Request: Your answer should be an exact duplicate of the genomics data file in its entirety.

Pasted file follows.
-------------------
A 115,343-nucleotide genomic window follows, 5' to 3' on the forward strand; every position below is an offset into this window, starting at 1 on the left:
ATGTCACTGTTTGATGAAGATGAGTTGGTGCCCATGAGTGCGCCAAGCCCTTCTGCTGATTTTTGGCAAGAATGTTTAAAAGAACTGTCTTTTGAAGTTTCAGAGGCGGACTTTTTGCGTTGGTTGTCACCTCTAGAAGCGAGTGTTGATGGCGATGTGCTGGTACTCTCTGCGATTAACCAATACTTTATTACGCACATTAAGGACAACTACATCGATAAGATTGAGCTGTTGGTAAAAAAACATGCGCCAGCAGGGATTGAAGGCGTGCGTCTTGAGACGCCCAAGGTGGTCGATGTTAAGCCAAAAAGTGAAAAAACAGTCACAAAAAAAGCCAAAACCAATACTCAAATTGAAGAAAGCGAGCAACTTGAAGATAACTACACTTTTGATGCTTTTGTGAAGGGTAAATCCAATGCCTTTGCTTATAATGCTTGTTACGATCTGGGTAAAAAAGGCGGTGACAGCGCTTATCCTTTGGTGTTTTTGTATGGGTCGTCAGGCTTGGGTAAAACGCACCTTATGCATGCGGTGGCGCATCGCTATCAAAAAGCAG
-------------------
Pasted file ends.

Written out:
A 115,343-nucleotide genomic window follows, 5' to 3' on the forward strand; every position below is an offset into this window, starting at 1 on the left:
ATGTCACTGTTTGATGAAGATGAGTTGGTGCCCATGAGTGCGCCAAGCCCTTCTGCTGATTTTTGGCAAGAATGTTTAAAAGAACTGTCTTTTGAAGTTTCAGAGGCGGACTTTTTGCGTTGGTTGTCACCTCTAGAAGCGAGTGTTGATGGCGATGTGCTGGTACTCTCTGCGATTAACCAATACTTTATTACGCACATTAAGGACAACTACATCGATAAGATTGAGCTGTTGGTAAAAAAACATGCGCCAGCAGGGATTGAAGGCGTGCGTCTTGAGACGCCCAAGGTGGTCGATGTTAAGCCAAAAAGTGAAAAAACAGTCACAAAAAAAGCCAAAACCAATACTCAAATTGAAGAAAGCGAGCAACTTGAAGATAACTACACTTTTGATGCTTTTGTGAAGGGTAAATCCAATGCCTTTGCTTATAATGCTTGTTACGATCTGGGTAAAAAAGGCGGTGACAGCGCTTATCCTTTGGTGTTTTTGTATGGGTCGTCAGGCTTGGGTAAAACGCACCTTATGCATGCGGTGGCGCATCGCTATCAAAAAGCAG